Our Idiot Brother (United States, 2011)August 24, 2011
Lately, comedies seem to come in two flavors: profane raunch-fests that seek to garner laughs via shock tactics and big-screen sit-coms. Despite Zooey Deschanel's repeated utterance of the word "fuck" and a dud of a threesome, Our Idiot Brother falls squarely into the latter category. It's tame and rather bland, and the laughter it generates is half-hearted. Director Jesse Peretz commits the unpardonable sin of wasting the considerable comedic talent of Paul Rudd. The funniest thing about Rudd is his Grizzly Adams beard. Our Idiot Brother is like a horse that's slow to get out of the gate. One keeps expecting it to hit its stride, make a mad dash, and finish strong, but it just falls further and further behind.
The title character is Ned, who's played with a glazed expression by Rudd. Ned's a lot like the Steve Carrell character in Dinner for Schmucks, except in this case no one is out to get him. He's good natured, laid back, disarmingly truthful, and unable to keep a secret. When we first meet him, he engages in the unfathomable act of idiocy of selling a bag of weed to a uniformed cop. After a stint in jail, he discovers that his girlfriend (Kathyrn Hahn) has moved on and so must he. He has three attractive sisters, all of whom are willing to help out: Miranda (Elizabeth Banks), Natalie (Zooey Deschanel), and Liz (Emily Mortimer). He spends time living with each of them and systematically destroying their lives, mostly by revealing infidelities. For Ned, his life's objective is being reunited with is one true love: his beloved pooch, Willy Nelson.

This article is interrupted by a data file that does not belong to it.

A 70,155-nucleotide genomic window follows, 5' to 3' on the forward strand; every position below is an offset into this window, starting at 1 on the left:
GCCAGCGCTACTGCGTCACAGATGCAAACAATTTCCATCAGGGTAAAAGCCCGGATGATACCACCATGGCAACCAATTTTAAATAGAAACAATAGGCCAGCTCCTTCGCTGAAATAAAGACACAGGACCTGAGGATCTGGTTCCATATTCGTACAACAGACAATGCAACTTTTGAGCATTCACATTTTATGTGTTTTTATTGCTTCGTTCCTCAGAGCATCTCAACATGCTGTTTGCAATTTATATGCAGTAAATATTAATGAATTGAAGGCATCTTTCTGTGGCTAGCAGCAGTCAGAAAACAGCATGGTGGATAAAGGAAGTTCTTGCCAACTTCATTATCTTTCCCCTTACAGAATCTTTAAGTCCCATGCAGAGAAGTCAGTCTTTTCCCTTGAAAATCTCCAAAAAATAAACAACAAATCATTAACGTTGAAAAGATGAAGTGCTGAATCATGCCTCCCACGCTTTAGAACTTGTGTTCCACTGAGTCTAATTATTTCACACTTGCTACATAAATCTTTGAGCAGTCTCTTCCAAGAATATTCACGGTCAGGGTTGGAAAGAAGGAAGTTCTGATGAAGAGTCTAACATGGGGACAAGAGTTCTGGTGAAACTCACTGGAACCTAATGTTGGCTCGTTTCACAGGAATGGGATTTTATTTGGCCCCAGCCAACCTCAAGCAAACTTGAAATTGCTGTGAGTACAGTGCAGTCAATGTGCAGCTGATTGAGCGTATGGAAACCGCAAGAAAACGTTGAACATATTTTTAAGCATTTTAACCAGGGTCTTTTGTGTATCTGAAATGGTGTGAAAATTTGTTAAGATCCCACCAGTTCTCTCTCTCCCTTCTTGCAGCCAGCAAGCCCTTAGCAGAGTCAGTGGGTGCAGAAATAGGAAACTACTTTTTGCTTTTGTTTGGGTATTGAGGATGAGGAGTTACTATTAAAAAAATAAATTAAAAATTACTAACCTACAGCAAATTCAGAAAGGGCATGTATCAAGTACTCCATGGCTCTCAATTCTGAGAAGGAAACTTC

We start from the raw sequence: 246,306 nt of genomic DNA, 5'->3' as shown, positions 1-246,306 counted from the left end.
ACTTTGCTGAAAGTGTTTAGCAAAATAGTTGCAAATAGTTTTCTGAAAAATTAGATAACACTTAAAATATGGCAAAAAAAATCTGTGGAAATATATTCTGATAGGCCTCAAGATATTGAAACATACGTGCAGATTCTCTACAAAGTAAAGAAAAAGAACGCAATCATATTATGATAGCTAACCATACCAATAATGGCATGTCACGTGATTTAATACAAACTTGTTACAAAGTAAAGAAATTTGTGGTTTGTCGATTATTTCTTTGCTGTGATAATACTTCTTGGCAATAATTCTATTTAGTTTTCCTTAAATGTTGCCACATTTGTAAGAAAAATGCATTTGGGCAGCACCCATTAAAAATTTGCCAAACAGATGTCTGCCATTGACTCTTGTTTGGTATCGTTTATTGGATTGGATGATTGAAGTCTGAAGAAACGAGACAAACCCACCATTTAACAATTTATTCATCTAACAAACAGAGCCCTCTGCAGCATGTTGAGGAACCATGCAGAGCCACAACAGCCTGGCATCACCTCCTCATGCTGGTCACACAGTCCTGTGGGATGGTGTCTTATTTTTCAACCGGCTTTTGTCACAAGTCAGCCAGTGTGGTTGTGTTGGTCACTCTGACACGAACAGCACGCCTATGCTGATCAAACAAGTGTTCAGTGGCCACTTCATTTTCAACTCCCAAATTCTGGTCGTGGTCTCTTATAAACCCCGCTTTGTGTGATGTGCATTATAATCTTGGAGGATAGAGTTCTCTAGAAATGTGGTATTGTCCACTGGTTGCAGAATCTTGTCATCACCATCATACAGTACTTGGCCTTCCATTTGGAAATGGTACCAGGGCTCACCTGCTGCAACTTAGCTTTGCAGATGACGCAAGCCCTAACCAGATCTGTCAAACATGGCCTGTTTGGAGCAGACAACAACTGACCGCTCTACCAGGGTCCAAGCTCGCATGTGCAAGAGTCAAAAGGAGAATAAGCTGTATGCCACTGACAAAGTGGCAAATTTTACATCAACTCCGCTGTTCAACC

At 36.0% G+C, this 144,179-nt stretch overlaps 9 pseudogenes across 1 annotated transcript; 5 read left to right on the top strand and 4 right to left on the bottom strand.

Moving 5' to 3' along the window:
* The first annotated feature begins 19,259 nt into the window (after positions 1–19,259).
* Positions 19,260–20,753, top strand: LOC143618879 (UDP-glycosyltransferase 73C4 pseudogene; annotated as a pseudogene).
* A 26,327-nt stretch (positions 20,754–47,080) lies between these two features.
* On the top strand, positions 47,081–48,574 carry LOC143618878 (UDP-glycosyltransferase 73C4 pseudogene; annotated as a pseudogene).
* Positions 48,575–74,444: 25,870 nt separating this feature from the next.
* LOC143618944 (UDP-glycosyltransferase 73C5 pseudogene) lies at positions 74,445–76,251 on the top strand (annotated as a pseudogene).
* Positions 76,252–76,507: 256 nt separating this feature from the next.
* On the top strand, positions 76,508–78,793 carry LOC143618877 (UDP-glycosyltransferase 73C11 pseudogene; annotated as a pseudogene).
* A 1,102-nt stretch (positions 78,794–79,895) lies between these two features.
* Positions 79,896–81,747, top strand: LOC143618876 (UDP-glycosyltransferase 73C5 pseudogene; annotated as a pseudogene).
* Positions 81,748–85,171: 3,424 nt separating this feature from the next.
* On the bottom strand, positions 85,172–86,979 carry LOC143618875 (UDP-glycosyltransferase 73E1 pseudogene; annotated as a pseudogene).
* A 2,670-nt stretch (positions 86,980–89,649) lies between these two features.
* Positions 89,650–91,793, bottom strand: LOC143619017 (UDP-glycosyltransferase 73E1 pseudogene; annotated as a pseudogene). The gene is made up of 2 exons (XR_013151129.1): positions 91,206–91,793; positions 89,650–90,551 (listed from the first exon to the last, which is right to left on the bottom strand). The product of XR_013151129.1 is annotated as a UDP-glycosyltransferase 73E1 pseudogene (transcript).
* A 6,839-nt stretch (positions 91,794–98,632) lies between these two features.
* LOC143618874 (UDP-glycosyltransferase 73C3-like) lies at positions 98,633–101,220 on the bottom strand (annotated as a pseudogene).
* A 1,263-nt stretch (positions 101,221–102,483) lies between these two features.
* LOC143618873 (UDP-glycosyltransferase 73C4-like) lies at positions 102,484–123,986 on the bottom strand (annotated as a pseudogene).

Aside from Ned, who's almost too much of an innocent to laugh at in good conscience, Our Idiot Brother is populated by a roster of odious characters - the shrewish Miranda, the whimpering and impotent Liz, the oversexed Natalie, plus a raft of equally unappealing secondary figures. One can understand Ned's desire to stay in jail when he gets the chance. In true sit-com style, however, everything works out cheerfully, with characters getting happy finishes instead of justly deserved comeuppances. By the time the end credits arrived, I felt like I was drowning in honey. What happened to the idea of following a black comedy to its conclusion?
Another problem with Our Idiot Brother, aside from its anemic comedy, is an inability to offer convincing drama. There are times when the movie wants to be taken seriously, but the screenplay lacks the conviction to generate honest emotions and Peretz doesn't have the deftness of touch necessary to navigate the thin line between melodrama and farce. The drama is as wishy-washy as the comedy. When Liz's blinders go up and her life collapses, it's hard to feel anything for her. She's a shallow character and the depth of her pain is unconvincing. That's not a knock on Emily Mortimer, who is a good actress, but there's only so much she can do with an undercooked screenplay.
Our Idiot Brother isn't bad; it's just a waste of time. It will probably play better on the small screen than the big one, where it feels like a film festival darling with no appeal beyond the isolated bubble of an adoring Park City crowd. There are laughs to be had here, but they are fewer and less hearty than they should be, and Our Idiot Brother offers so little beyond them that it would be surprising if this title did not end up on the fast track to obscurity.
Our Idiot Brother (United States, 2011)
Theatrical Aspect Ratio: 1.85:1
Screenplay: Evgenia Peretz and David Schisgall
Cinematography: Yaron Orbach
Music: Eric D. Johnson
- (There are no more worst movies of T.J. Miller)